NEW YORK, NY – May 2, 2013 – Baruch College student Irina Mironova and Baruch graduate Christopher Lopez have been awarded the Jonas E. Salk Scholarship, in support of their studies in the natural sciences.
The Jonas E. Salk Scholarships were created by the Board of Estimate of the City of New York in 1955 to honor the City College graduate who developed the first anti-polio vaccine. They are awarded annually to eight graduates of the senior colleges of The City University of New York who have demonstrated sound character, outstanding scholarship and the promise of significant contribution to medical research. The scholarship winners receive a total of $8,000 ($2,000 per year for four-year medical schools) to help defray the expenses of study for the M.D., Ph.D. or D.Sc in Biomedical Sciences or D.O. degree.
Irina Mironova, born and raised in Russia in the small town near the Black Sea, immigrated to the United States eight years ago and has been living in New York City ever since.
Irina, who is graduating in May with a major in Biology and a minor in Spanish, said she first decided to attend Baruch to study business, but changed her mind after completing her first science class taught by Dr. Emil Gernert a professor in the Natural Sciences Department.
“I switched my major to Biology and joined the small but incredibly welcoming and supportive science community at Baruch,” she said. “Because of the small class sizes, I developed close ties with all of my professors, all of whom reinforced my desire to study science and medicine. I’m very grateful to Baruch for the opportunity to explore my potential and succeed at achieving my goals.”
Irina has been accepted to the Penn State at Hershey College of Medicine, where she is planning to pursue a medical degree and explore medical research in the fields of human physiology and biochemistry.
Christopher Lopez, from Great Neck, graduated from Baruch in May 2012. He double majored in Biology/Chemistry (ad hoc) alongside English Literature. Christopher graduated with honors in English literature and submitted his honor thesis titled, “Medicine and Disease as Metaphors in Shakespeare.”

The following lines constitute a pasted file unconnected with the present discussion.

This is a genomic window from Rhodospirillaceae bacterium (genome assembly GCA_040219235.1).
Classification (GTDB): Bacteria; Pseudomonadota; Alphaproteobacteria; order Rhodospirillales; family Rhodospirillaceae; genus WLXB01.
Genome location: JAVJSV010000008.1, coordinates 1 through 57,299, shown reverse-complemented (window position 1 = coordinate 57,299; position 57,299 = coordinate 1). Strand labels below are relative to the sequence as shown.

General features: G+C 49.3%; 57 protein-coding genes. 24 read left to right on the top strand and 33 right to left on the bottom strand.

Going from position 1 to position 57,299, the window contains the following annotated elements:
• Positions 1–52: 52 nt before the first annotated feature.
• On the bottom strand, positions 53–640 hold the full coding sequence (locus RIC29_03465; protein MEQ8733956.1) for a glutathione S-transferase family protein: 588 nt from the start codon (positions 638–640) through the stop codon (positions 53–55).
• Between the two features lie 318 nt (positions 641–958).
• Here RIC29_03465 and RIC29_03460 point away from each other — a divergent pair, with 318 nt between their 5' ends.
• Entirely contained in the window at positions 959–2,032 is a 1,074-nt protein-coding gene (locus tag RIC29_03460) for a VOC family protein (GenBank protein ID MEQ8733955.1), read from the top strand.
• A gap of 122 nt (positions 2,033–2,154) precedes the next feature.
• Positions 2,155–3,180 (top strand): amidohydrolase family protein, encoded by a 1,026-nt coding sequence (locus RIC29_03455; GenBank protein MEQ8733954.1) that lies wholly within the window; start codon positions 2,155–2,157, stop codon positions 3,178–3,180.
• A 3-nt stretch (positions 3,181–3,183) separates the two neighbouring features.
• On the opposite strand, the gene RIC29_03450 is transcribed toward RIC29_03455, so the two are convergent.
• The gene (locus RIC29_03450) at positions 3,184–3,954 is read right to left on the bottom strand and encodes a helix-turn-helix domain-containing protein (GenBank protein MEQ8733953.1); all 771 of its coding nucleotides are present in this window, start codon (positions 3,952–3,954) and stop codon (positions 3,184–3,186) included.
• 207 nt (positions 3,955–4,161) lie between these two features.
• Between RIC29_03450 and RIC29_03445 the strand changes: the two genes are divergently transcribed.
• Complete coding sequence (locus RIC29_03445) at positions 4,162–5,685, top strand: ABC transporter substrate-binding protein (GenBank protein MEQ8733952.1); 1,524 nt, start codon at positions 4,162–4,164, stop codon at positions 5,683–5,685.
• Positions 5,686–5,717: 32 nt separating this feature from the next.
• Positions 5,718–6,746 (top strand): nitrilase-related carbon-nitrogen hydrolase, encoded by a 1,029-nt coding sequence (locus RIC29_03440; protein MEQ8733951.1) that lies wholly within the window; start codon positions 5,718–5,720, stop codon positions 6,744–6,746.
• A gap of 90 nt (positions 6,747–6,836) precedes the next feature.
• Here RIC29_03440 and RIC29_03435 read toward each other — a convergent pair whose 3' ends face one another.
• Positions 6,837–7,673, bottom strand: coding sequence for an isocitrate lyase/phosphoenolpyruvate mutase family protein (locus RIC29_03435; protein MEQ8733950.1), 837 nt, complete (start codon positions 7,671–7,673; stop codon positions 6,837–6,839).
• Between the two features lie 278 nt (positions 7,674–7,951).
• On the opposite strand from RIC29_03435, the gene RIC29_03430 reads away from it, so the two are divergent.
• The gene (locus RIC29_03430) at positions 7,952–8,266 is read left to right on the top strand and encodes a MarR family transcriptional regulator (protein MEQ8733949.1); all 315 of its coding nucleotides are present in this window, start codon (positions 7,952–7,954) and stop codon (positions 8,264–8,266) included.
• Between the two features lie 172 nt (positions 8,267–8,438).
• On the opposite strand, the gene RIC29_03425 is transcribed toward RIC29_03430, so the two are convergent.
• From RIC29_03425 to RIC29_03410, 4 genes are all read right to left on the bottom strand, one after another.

His thesis tied for first place in 2012 for the Kanner Award for outstanding thesis, and it was also the research project that he submitted for the Jonas Salk Scholarship. Christopher said he is grateful for the help he received from Baruch English professor Dr. Paula Berggren and science professor Dr. Emil Gernert, Dr. Ramzi Khuri, and Dr. John Wahlert, who helped him develop his passion for scientific research alongside his interest for English literature.
“I’m confident that I will be a far better physician and problem-solver thanks to what I’ve learned [majoring in] English literature and Chemistry,” he said. “I’m extremely grateful for my time at Baruch.”
Since graduating from Baruch, Christopher has been working as an adjunct lab instructor for biology at Baruch and tutoring students for the MCAT (the standardized test required for entrance to medical school) through Kaplan Test Prep. In August, Christopher will be attending medical school at the Mount Sinai School of Medicine in New York City.
About Baruch College:
Baruch College is a senior college in the City University of New York (CUNY) with a total enrollment of more than 17,000 students, who represent 160 countries and speak more than 100 languages. Ranked among the top 15% of U.S. colleges and the No. 5 public regional university, Baruch College is regularly recognized as among the most ethnically diverse colleges in the country. As a public institution with a tradition of academic excellence, Baruch College offers accessibility and opportunity for students from every corner of New York City and from around the world. For more about Baruch College, go to http://www.baruch.cuny.edu/.
Manny Romero, (646) 660-6141, email@example.com
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